Extend the range of activities that can be counted towards the cost limit of £600;
Allow the NI Civil Service to aggregate the costs to individual Departments of responding to round-robin requests;
The section 12 provisions in relation to the introduction of fees charged to applicants for complying with requests need revision. FOI legislation is within devolved competence but the way in which the power to introduce fees is framed suggests that only the Secretary of State may make the necessary regulations. Therefore, section 12 should be amended, so that the NI Departments can also make fees regulations; and
Levy a reasonable nominal fee before a request is accepted; and strengthen the section 8(1) provisions, with a view to obtaining identity information from requesters.
Around the issue of activities that can be counted towards the cost limit, the Justice Committee concluded that “developing a methodology whereby subjective activities such as reading and consideration time could be included in the 18 hour time limit does not seem to us to be a feasible proposition” but suggested a “marginal decrease in the 18 hour limit” to 16 hours.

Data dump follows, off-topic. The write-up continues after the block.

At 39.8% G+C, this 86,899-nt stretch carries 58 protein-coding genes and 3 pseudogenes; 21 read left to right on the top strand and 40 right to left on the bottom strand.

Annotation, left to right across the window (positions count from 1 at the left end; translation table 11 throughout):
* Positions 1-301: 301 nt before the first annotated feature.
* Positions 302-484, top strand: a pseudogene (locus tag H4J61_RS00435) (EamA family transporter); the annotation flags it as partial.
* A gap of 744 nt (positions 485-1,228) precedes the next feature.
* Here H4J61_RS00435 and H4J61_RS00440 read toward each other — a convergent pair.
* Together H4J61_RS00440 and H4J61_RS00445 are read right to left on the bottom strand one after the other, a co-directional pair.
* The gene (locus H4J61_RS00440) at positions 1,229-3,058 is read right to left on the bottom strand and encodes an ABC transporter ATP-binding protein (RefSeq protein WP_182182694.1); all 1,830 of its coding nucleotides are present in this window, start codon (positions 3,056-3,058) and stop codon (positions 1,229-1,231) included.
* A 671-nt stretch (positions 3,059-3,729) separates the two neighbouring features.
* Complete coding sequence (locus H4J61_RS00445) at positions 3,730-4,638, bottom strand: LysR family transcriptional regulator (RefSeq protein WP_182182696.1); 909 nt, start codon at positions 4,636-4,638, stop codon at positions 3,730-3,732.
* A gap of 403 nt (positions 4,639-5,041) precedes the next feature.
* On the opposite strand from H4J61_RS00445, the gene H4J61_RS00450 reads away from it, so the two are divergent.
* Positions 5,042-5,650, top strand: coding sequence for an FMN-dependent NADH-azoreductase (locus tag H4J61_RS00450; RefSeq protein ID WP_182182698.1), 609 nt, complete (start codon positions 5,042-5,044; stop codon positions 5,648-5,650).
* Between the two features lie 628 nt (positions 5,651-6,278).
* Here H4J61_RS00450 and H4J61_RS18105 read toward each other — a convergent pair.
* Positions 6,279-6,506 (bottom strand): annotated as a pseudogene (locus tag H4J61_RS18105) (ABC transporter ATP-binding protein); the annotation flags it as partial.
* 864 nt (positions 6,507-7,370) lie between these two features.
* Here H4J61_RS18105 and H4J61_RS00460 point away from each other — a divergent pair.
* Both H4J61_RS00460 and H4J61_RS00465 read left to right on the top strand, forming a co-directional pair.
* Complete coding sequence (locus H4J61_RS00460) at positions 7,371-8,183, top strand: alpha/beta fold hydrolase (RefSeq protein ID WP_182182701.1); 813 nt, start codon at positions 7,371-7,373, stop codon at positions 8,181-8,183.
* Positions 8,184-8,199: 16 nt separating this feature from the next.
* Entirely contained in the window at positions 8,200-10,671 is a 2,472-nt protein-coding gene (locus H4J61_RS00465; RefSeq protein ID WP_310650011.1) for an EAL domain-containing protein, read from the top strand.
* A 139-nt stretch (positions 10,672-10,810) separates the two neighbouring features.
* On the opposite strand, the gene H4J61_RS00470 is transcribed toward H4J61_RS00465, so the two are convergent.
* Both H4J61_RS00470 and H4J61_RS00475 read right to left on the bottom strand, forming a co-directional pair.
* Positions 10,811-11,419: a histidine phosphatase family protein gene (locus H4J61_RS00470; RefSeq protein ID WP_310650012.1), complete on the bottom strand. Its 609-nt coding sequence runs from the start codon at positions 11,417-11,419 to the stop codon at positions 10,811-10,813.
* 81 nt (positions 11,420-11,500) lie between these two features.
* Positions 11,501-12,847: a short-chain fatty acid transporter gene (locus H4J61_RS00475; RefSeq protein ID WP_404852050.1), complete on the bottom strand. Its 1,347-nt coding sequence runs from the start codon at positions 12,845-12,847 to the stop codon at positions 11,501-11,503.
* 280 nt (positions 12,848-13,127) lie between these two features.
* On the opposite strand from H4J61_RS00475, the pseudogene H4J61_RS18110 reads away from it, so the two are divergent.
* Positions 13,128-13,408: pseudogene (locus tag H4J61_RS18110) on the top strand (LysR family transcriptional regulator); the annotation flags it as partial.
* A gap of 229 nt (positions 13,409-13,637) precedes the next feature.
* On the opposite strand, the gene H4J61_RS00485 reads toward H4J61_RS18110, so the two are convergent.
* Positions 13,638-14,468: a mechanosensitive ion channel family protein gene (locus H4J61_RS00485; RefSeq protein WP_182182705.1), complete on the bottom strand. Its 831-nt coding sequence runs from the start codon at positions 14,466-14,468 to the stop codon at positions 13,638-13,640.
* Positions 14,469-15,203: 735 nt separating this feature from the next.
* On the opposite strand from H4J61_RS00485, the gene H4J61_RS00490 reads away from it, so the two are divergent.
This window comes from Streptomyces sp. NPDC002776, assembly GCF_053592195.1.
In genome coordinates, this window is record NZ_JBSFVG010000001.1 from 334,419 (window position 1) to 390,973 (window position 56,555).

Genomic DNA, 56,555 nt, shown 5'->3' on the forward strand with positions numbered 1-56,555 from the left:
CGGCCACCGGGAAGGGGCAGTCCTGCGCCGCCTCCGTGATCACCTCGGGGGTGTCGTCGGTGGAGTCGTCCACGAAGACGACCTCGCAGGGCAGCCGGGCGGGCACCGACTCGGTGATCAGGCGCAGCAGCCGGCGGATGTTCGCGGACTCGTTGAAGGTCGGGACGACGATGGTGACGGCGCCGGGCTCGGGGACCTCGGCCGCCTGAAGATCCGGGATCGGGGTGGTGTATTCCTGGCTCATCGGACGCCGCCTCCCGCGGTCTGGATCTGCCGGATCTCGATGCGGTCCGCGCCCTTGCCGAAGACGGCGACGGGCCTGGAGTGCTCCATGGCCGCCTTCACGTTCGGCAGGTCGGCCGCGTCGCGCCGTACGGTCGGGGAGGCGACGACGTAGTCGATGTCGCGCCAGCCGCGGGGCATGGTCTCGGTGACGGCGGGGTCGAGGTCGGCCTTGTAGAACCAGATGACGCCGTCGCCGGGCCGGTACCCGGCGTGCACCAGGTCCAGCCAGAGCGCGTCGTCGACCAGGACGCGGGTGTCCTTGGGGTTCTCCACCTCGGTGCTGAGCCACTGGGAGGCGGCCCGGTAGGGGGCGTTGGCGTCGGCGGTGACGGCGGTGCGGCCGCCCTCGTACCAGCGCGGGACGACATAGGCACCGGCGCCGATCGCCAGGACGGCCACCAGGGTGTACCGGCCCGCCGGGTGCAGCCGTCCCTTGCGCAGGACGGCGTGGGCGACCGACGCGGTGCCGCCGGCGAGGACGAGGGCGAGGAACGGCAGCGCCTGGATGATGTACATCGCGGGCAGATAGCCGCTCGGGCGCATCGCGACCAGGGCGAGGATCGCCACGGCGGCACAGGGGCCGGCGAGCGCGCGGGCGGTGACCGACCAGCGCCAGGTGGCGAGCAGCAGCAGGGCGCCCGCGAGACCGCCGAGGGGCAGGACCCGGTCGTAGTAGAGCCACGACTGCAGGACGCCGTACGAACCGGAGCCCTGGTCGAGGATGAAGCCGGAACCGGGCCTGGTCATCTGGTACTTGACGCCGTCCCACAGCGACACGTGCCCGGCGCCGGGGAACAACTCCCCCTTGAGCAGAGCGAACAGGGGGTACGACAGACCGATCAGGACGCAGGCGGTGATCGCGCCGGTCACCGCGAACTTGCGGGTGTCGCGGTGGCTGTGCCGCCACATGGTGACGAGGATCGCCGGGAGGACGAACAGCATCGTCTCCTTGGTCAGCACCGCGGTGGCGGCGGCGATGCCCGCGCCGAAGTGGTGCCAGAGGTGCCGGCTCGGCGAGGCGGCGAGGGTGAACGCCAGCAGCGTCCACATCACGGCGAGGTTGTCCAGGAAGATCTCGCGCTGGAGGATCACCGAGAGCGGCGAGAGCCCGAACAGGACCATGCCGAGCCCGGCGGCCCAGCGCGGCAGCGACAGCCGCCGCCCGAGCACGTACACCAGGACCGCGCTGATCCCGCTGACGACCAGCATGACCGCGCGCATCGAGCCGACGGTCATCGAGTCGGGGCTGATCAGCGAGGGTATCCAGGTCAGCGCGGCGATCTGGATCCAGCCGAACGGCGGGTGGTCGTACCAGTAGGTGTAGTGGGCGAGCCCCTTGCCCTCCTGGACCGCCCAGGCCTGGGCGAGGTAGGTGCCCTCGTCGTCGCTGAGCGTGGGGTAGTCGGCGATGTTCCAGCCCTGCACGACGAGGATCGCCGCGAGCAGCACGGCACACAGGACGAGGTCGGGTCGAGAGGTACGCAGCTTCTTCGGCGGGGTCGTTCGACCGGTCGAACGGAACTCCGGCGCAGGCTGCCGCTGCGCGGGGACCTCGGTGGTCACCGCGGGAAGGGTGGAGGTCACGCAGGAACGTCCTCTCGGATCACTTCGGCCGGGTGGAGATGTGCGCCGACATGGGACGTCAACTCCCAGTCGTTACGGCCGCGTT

On charging an up-front fee, the Irish FOI model was examined in the committee’s report, they concluded “fees at a level high enough to recoup costs would deter requests with a strong public interest and would defeat the purposes of the Act” and “future reconsideration of the economic argument for charging would need significantly better data on the number of requests made under the Act and the costs incurred in responding to them”.
No mention made in the Justice Committee’s report about supported for devolving FOI charges to Northern Ireland departments or the Assembly.
Given the spotlight being shone on OFMDFM today, it is notable that NI Civil Service departments made no plea for an increase in the length of time allowed to process and fulfil Freedom of Information requests.
Sam McBride in the News Letter has comment from Jim Allister.
Alan Meban. Normally to be found blogging over at Alan in Belfast where you’ll find an irregular set of postings, weaving an intricate pattern around a diverse set of subjects. Comment on cinema, books, technology and the occasional rant about life. On Slugger, the posts will mainly be about political events and processes. Tweets as @alaninbelfast.